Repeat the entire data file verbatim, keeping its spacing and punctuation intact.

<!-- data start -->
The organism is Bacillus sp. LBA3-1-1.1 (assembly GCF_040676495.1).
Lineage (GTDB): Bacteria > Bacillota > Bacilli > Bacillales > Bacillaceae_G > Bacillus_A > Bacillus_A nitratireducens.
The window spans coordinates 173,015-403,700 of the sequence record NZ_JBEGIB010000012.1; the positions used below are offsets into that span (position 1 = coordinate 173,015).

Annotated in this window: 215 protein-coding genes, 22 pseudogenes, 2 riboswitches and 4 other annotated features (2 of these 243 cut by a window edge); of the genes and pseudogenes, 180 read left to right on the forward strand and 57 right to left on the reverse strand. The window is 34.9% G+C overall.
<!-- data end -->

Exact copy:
The organism is Bacillus sp. LBA3-1-1.1 (assembly GCF_040676495.1).
Lineage (GTDB): Bacteria > Bacillota > Bacilli > Bacillales > Bacillaceae_G > Bacillus_A > Bacillus_A nitratireducens.
The window spans coordinates 173,015-403,700 of the sequence record NZ_JBEGIB010000012.1; the positions used below are offsets into that span (position 1 = coordinate 173,015).

Annotated in this window: 215 protein-coding genes, 22 pseudogenes, 2 riboswitches and 4 other annotated features (2 of these 243 cut by a window edge); of the genes and pseudogenes, 180 read left to right on the forward strand and 57 right to left on the reverse strand. The window is 34.9% G+C overall.